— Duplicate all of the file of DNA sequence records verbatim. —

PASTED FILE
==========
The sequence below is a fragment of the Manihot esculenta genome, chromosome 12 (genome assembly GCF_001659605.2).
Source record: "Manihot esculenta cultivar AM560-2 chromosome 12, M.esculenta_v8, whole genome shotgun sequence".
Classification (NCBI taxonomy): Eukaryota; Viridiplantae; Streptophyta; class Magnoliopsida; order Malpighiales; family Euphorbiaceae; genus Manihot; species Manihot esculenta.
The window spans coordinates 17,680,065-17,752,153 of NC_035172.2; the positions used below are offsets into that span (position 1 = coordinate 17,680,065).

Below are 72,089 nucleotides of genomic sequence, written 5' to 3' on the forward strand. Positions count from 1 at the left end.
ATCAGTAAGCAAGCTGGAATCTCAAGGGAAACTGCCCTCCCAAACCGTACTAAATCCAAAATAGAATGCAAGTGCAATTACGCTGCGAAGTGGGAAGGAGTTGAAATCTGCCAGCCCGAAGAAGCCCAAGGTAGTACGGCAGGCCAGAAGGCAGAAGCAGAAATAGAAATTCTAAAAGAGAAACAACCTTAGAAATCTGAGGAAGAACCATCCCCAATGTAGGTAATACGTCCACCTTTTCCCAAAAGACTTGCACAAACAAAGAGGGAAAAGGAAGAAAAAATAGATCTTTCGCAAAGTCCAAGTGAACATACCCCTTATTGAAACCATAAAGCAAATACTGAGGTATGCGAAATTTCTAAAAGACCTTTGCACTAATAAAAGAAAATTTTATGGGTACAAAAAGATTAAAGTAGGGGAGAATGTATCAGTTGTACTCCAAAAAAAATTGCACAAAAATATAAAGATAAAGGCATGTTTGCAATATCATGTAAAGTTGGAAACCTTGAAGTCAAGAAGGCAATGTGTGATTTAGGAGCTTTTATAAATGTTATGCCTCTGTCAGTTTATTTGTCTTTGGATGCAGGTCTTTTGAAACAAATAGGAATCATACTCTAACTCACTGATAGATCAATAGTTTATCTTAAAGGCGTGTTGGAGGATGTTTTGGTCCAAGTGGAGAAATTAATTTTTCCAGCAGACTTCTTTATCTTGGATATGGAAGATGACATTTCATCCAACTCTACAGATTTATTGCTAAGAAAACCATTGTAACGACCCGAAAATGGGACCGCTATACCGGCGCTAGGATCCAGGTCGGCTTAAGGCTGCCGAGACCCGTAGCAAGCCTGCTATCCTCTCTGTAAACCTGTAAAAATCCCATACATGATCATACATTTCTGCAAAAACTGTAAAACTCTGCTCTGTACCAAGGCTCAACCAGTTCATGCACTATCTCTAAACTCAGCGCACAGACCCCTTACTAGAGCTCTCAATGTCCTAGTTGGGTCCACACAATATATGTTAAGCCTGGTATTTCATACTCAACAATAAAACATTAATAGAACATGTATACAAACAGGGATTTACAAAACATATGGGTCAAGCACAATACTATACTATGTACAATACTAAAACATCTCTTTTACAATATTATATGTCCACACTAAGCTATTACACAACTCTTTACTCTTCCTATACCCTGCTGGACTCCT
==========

The sequence below is a fragment of the Manihot esculenta genome, chromosome 12 (genome assembly GCF_001659605.2).
Source record: "Manihot esculenta cultivar AM560-2 chromosome 12, M.esculenta_v8, whole genome shotgun sequence".
Classification (NCBI taxonomy): Eukaryota; Viridiplantae; Streptophyta; class Magnoliopsida; order Malpighiales; family Euphorbiaceae; genus Manihot; species Manihot esculenta.
The window spans coordinates 17,680,065-17,752,153 of NC_035172.2; the positions used below are offsets into that span (position 1 = coordinate 17,680,065).

Below are 72,089 nucleotides of genomic sequence, written 5' to 3' on the forward strand. Positions count from 1 at the left end.
ATCAGTAAGCAAGCTGGAATCTCAAGGGAAACTGCCCTCCCAAACCGTACTAAATCCAAAATAGAATGCAAGTGCAATTACGCTGCGAAGTGGGAAGGAGTTGAAATCTGCCAGCCCGAAGAAGCCCAAGGTAGTACGGCAGGCCAGAAGGCAGAAGCAGAAATAGAAATTCTAAAAGAGAAACAACCTTAGAAATCTGAGGAAGAACCATCCCCAATGTAGGTAATACGTCCACCTTTTCCCAAAAGACTTGCACAAACAAAGAGGGAAAAGGAAGAAAAAATAGATCTTTCGCAAAGTCCAAGTGAACATACCCCTTATTGAAACCATAAAGCAAATACTGAGGTATGCGAAATTTCTAAAAGACCTTTGCACTAATAAAAGAAAATTTTATGGGTACAAAAAGATTAAAGTAGGGGAGAATGTATCAGTTGTACTCCAAAAAAAATTGCACAAAAATATAAAGATAAAGGCATGTTTGCAATATCATGTAAAGTTGGAAACCTTGAAGTCAAGAAGGCAATGTGTGATTTAGGAGCTTTTATAAATGTTATGCCTCTGTCAGTTTATTTGTCTTTGGATGCAGGTCTTTTGAAACAAATAGGAATCATACTCTAACTCACTGATAGATCAATAGTTTATCTTAAAGGCGTGTTGGAGGATGTTTTGGTCCAAGTGGAGAAATTAATTTTTCCAGCAGACTTCTTTATCTTGGATATGGAAGATGACATTTCATCCAACTCTACAGATTTATTGCTAAGAAAACCATTGTAACGACCCGAAAATGGGACCGCTATACCGGCGCTAGGATCCAGGTCGGCTTAAGGCTGCCGAGACCCGTAGCAAGCCTGCTATCCTCTCTGTAAACCTGTAAAAATCCCATACATGATCATACATTTCTGCAAAAACTGTAAAACTCTGCTCTGTACCAAGGCTCAACCAGTTCATGCACTATCTCTAAACTCAGCGCACAGACCCCTTACTAGAGCTCTCAATGTCCTAGTTGGGTCCACACAATATATGTTAAGCCTGGTATTTCATACTCAACAATAAAACATTAATAGAACATGTATACAAACAGGGATTTACAAAACATATGGGTCAAGCACAATACTATACTATGTACAATACTAAAACATCTCTTTTACAATATTATATGTCCACACTAAGCTATTACACAACTCTTTACTCTTCCTATACCCTGCTGGACTCCT